The five things you should always note after an analyst interaction

by Christina Neill

May 13, 2019


We all know building relationships with analysts doesn’t happen overnight. But, it’s important to remember that it also doesn’t happen without thoughtful and purposeful actions. While it’s a common best practice to prepare before analyst interactions, we believe it’s equally as important to debrief after them. The feedback and nuggets of insight we learn from analysts during interactions like inquiries can help us make momentum towards our ultimate goal with the analyst – if we disseminate and distribute the insights accordingly.

Debriefing after an interaction is an important step in being strategic with your analyst engagements. A debrief gives you the opportunity to determine whether or not your objective was met, share immediate feedback to your speakers and executives, and ensure you’ve documented the appropriate next steps. Doing all of these post-call tasks helps ensure forward momentum will be made – but only if you make the time to do these.

What makes a great debrief?

To maximize efficiency, we believe debriefs should be formulaic to save time and to set a predictable precedent for those on your team. Great debriefs include:

  • A high-level summary – First, record a brief summary about if your intended objective was met and the analyst’s sentiment about the interaction.
  • Key learnings and takeaways – Next, record more specific information about the analyst’s reactions to your key points, any new changes to the analyst’s point of view, new intel about the analyst including their research scope or their upcoming planned reports, and the analyst’s responses to your questions.
  • Follow-ups – Make a note or to-do list of anything new that needs to happen because of this interaction. This includes any requests from the analyst, anything you think needs to be unpacked with more fidelity, and any opportunities to engage in upcoming research.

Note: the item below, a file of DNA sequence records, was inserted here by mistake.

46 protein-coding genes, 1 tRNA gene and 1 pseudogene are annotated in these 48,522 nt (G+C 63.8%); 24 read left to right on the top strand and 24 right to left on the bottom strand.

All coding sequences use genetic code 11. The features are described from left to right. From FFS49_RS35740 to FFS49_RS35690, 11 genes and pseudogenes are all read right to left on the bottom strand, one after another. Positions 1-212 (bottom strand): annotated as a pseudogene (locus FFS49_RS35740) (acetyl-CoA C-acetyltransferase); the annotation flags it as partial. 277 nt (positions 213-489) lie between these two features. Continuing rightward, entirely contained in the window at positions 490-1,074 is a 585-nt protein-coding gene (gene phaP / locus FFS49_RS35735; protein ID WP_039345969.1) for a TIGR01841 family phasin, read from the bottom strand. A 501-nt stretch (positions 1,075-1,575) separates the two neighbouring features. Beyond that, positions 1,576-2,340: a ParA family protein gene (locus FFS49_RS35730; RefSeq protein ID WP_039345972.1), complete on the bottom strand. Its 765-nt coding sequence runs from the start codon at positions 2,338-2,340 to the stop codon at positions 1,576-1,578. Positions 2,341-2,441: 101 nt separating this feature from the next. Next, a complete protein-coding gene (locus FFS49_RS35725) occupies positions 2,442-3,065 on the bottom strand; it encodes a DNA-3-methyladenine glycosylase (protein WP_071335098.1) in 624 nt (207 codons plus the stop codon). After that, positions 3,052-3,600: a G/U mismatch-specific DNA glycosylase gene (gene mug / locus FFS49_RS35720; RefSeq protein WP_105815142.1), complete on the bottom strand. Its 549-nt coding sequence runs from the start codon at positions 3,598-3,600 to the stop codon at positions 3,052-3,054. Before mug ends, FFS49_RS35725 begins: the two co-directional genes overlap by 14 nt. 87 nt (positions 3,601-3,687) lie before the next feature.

• Speaker feedback and coaching – Flex your feedback skills by providing positive commentary around your speaker’s delivery, tonality, approach, connection with the analyst, etc. to reinforce their experience helping with AR. If applicable, you can also include coaching opportunities to improve next time.
  • Closing – Wrap-up your debrief with any last thoughts that you feel are pertinent. You can also ask a question to elicit a response from your speakers and stakeholders to increase their engagement with AR. Asking for their reaction can be a great way to help them feel included in the AR strategy.

Using debriefs to be more effective… and efficient

The true power of a great debrief lies in the recipients’ perceived value and actionability of the debrief. If you draft a debrief and realize that the key learnings and follow-ups are mostly tied to AR initiatives that aren’t applicable outside of your team, exercise discretion and don’t send your notes to execs and stakeholders.

However, if you determine that the key takeaways, analyst feedback, or closing question would be valuable for your product, marketing, or sales teams you should always send those notes their way. Following a repeatable debrief outline makes customizing the material for each stakeholder easier – send them the parts pertinent to them, and save the rest for your records.

When you’re getting ready for your next interaction, half of the preparation, if not more, is already complete by just re-reading your debrief from the last interaction. A great debrief gives you the context you need when refreshing your memory in preparation for the upcoming interaction. Save yourself time in the future, by taking an extra step after each interaction to jot down your debrief.

We know drafting a powerful debrief isn’t the only step you can take after an analyst interaction, but we think it’s a foundational one. What debrief tactics do you use to make the most of each analyst interaction? Leave a comment below or shoot us a question!